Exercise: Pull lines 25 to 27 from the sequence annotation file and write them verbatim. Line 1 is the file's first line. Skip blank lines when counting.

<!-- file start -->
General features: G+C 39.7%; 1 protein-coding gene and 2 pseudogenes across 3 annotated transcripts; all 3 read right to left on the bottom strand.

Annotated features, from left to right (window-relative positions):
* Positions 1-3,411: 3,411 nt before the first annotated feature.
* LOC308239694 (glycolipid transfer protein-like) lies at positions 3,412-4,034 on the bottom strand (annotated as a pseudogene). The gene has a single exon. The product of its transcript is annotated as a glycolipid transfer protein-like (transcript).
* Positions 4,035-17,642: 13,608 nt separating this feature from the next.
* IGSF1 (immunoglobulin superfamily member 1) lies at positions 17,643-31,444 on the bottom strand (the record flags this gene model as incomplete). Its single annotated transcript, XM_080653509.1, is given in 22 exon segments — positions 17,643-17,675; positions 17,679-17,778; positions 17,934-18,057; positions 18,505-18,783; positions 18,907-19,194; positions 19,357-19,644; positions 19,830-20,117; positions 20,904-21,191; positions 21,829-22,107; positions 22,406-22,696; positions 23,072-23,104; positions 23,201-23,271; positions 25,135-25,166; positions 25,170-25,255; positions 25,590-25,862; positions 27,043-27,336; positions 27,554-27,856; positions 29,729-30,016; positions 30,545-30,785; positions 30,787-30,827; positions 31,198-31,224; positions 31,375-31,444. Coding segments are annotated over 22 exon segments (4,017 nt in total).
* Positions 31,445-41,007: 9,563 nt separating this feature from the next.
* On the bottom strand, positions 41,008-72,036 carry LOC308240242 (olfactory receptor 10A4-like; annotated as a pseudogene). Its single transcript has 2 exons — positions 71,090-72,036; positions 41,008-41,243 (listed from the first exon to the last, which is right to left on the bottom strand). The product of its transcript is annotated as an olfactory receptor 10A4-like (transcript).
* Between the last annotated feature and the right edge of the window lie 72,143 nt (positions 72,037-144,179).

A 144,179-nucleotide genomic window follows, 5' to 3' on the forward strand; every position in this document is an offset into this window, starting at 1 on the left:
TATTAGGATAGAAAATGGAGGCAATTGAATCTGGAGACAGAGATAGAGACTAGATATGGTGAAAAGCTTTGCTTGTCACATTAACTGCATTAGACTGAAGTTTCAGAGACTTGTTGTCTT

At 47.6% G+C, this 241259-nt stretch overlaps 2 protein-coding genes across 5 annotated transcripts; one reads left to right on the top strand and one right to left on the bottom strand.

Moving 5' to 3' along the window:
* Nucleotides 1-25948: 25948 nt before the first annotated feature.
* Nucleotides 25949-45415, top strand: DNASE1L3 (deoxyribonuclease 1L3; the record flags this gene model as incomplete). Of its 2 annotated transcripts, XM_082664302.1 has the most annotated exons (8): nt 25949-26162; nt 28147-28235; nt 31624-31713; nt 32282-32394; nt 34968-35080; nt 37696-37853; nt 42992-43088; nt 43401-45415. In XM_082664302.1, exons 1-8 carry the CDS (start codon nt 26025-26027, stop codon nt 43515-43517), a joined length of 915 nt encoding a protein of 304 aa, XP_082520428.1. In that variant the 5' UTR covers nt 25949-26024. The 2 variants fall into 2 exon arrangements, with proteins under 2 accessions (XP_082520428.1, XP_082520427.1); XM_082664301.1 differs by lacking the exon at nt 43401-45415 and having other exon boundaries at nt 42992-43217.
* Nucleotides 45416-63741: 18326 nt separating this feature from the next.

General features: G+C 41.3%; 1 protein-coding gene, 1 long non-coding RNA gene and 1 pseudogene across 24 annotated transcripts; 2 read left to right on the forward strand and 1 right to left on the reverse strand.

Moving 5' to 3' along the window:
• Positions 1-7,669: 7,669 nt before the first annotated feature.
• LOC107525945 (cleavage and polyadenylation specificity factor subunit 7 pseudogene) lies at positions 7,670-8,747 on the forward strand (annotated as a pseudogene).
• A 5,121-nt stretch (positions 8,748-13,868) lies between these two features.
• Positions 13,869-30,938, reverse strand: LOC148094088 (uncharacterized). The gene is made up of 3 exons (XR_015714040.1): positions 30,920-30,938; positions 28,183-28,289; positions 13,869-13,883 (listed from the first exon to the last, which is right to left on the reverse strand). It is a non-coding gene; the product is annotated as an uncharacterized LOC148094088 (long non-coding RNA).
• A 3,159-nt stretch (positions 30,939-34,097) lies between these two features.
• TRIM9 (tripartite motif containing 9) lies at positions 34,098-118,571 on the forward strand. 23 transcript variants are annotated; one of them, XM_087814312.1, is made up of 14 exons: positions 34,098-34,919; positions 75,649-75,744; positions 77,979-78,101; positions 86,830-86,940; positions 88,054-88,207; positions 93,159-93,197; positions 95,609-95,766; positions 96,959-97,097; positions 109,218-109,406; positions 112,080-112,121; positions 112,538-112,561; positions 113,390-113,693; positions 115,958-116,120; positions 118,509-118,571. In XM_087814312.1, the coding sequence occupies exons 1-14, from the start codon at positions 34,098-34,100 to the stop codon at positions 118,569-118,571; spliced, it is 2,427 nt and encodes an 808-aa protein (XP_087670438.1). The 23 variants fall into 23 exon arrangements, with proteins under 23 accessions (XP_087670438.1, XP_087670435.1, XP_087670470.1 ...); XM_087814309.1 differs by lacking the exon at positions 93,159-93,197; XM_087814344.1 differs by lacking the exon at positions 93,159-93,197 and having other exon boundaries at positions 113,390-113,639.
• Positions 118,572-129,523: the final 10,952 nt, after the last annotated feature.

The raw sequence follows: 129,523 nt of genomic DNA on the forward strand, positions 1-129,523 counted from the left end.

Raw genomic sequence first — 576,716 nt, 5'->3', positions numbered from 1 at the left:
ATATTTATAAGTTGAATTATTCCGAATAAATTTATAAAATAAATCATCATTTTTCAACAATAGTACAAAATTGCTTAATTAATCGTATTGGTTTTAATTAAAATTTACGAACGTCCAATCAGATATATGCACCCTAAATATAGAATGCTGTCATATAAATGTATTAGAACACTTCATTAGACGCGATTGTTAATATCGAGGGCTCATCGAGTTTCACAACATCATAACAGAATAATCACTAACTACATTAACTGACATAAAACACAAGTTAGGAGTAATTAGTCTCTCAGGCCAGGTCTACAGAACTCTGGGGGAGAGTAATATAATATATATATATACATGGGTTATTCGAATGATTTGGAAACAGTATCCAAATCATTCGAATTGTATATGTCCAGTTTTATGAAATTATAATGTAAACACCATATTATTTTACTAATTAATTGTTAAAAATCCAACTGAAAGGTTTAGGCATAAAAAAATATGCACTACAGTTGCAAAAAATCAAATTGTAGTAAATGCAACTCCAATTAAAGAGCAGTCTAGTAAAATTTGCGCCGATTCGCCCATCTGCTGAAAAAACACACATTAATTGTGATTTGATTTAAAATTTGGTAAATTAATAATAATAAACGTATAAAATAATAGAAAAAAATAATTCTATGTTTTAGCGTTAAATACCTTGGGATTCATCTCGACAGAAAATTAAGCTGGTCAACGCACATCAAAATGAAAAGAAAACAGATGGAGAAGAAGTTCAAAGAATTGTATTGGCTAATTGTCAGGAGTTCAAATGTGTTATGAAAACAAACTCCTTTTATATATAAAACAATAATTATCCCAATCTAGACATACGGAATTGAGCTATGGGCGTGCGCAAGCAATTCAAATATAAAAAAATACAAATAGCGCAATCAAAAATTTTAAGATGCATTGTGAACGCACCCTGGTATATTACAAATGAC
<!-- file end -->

• Positions 118,572-129,523: the final 10,952 nt, after the last annotated feature.

The raw sequence follows: 129,523 nt of genomic DNA on the forward strand, positions 1-129,523 counted from the left end.

Raw genomic sequence first — 576,716 nt, 5'->3', positions numbered from 1 at the left: